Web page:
Refractory Thrombocytopenia Associated to Disseminated Histoplasmosis in a Living-Related Renal Transplant Recipient: A Case Report and Review of the Literature

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Austin J Clin Case Rep. 2021; 8(6): 1218.

Refractory Thrombocytopenia Associated to Disseminated Histoplasmosis in a Living-Related Renal Transplant Recipient: A Case Report and Review of the Literature

Rosario MD1, Alfredo G-G1, De Jesus AOA2 and Jorge AS1,2*

¹Department of Nephrology and Organ Transplant Unit, Specialties Hospital, National Western Medical Centre, Mexican Institute of Social Security, Mexico

²Department of Physiology, University Health Sciences Center, University of Guadalajara, Guadalajara, Jalisco, Mexico

*Corresponding author: Andrade Sierra Jorge, Department of Physiology, University Health Sciences Center, University of Guadalajara, Guadalajara, Jalisco, Mexico

Received: January 20, 2021; Accepted: June 01, 2021; Published: June 08, 2021


Opportunistic infections are frequent complications after renal transplantation because of the use of immunosuppressants. Disseminated Histoplasmosis (DH) is one such opportunistic infection, and its clinical presentation varies, which makes its diagnosis a challenge. There is no information regarding DH as a cause of refractory thrombocytopenia in renal transplant recipient (RTR); therefore, we consider this an atypical case, and, because of its clinical characteristics, we have classified it as an Immune Thrombocytopenic Purpura (ITP) induced by histoplasmosis. This is the first case reported in our milieu, and it opens up the possibility for use of intravenous immunoglobulin as a strategic therapy for thrombocytopenia induced by HP in immunosuppressed RTRs.

Keywords: Histoplasmosis; Thrombocytopenia; Renal transplant


Histoplasmosis (HP) is a systemic fungal infection, and the spectrum of the illness varies from asymptomatic primary infection to Disseminated Histoplasmosis (DH) in immunocompromised patients. Approximately 10% of infected patients can develop DH,and more so in states of sub-immunosuppression (organ transplant and/ or hematologic malignancies) [1]. Histoplasmosis after Solid Organ Transplantation (SOT) is not frequent, even in patients who live in endemic areas. The incidence of DH in SOT is less than 1% [2] and can compromise the Medulla Ossium (MO) in up to one third of cases, with anemia and leukopenia as the most common alterations [3]. Thrombocytopenia is also reported in DH [4,5]; however, refractory cases have only been documented in immunocompetent patients [6], and there is no existing information on the immunocompromised. Recuperation of the depletion of cell lines occurs in a few weeks and is associated with the response to antifungal treatment [7,8]. The persistence of thrombocytopenia despite medical treatment is not common, and little information exists in immunocompromised patients. We present the first case in Mexico of DH in a renal transplant recipient (RTR) with a case of refractory thrombocytopenia.

Past Medical History

This is the case of a single, 30year-old, male resident of Guadalajara, Jalisco, Mexico, with a history of chronic kidney disease of unknown etiology, treated with hemodialysis for two years, and a RTR from a living-related donor (08/11/2019); with blood group compatibility, a haplotype of HLA, and cross-matched negative by flow cytometry. The serologic status for Cytomegalovirus (CMV) was Donor IgG+/ Receptor IgG+. The patient refused transfusions of hemoderivatives pre- and post-transplant. Induction immunosuppression was based inbasiliximab 20 mgs (days 0 and 4 post-transplant), Tacrolimus (TAC) dose of 0.12 mg/kg/day, Mycophenolate Mofetil (MMF) with a dose of 2g, and methylprednisolone of 500mgs. Maintenance immunosuppression was with TAC: dose of 4mg/day, MMF: dose of 2g/day, and Prednisone (PDN): dose of 5mg/day. The antibacterial prophylaxis was comprised of trimethoprim/sulfamethoxazole 400/80 mg/day for 6 months, and antiviral prophylaxis was not used. Serum Creatinine (SCr) at post-transplant discharge was 1.3 mg/dL, without any clinical events of acute rejection; and, biopsies of the renal graft were not done in follow-up. The patient’s history of a CMV infection three months prior was treated with Valgancyclovir (VGC) 900 mg two times daily for 21 days followed by 450 mg every 12 hours without suspension; and a polymerase chain reaction (PCR)for CMV <150 copies/mL was performed at 2 months of treatment.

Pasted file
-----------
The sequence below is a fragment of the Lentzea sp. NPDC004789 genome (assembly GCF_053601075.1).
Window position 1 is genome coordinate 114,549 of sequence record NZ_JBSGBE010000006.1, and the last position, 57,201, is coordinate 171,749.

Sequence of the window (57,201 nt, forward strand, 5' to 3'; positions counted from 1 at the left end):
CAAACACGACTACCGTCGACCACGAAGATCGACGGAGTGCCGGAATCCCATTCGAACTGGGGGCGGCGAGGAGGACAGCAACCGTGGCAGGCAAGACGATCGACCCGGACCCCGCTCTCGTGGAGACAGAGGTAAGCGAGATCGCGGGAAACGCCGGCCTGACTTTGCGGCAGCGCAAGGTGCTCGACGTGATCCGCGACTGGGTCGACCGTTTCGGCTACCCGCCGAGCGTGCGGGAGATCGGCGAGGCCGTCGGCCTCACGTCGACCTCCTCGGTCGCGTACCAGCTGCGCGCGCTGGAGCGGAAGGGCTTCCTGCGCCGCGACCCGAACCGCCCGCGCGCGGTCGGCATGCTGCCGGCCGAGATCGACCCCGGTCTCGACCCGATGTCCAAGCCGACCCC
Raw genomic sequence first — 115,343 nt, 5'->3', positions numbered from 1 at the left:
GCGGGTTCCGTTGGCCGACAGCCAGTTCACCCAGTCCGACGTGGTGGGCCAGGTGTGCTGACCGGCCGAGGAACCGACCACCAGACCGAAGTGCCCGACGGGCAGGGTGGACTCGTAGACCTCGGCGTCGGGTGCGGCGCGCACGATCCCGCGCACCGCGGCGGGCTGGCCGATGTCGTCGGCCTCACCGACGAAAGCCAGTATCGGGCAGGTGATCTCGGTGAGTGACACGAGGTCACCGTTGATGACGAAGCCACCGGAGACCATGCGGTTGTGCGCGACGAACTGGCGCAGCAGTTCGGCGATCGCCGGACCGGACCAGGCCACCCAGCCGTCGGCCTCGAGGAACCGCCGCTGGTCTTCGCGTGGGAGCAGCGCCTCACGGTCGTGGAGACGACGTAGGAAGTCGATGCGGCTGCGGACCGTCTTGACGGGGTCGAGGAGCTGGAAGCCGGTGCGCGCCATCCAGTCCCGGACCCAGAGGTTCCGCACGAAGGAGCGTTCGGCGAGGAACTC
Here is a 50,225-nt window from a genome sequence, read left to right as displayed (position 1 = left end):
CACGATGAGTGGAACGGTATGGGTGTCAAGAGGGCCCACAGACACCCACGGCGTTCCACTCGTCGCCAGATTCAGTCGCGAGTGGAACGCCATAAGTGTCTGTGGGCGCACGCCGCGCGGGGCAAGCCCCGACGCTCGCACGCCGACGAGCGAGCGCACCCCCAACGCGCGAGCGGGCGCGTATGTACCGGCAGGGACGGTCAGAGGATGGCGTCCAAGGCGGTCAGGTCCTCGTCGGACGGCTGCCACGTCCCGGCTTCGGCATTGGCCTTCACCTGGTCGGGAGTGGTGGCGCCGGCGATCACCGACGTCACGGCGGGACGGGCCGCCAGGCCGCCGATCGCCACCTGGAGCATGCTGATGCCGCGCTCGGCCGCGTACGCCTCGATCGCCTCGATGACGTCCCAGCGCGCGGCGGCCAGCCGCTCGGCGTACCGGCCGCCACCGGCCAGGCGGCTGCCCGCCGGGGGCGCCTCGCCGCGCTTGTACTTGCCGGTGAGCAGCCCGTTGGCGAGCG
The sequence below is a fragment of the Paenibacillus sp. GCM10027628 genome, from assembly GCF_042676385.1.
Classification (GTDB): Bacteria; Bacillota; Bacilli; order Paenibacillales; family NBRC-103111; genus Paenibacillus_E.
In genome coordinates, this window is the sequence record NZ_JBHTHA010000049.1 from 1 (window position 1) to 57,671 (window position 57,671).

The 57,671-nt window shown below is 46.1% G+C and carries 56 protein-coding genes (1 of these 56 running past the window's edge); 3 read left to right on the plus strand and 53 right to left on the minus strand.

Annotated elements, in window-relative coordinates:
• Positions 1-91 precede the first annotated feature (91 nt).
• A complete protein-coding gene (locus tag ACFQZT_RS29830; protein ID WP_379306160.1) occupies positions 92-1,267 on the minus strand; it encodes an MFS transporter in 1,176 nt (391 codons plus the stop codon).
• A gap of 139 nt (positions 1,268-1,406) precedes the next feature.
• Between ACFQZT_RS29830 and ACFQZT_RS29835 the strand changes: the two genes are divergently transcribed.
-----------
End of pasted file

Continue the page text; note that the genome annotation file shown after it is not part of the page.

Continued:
Diagnosis and Clinical Course of the Present Disease

History of fever for four weeks with no response to antipyretics, for which the patient required hospitalization by his treating physician. Upon hospitalization (18/05/2020), the patient presented with hyporexia, nausea, diarrhea, and a fever of 39.5°C. Physical examination showed an arterial pressure of130/80, normal oropharynx, no lymphadenopathies, no apparent respiratory and/or cardiovascular alterations, and no clinical presence of visceromegalies. Acute failure of the renal graft was documented with SCr 3.14 mg/dL and supra-optimal levels of TAC 17.6 ng/mL (Table 1). The patient received intensive hydration with crystalloid solutions and empirical antimicrobial management with levofloxacin, as well as modification of the immunosuppressionregimen (MMF 500 mg/day and TAC 2 mg/day).Throughout follow-up, the ultrasound of the renal graft did not show any structural alterations, and the resistance indices were normal. Transthoracic echocardiogram was without vegetations, and the Left Ventricle Ejection Fraction (LVEF) was 65%, without alterations in the segmental mobility. In the thoracic, abdominal, and pelvic tomography there were multiple inflamed lymph nodes of 12mm in the mediastinum and 6mm para-aortic and aortocaval nodes.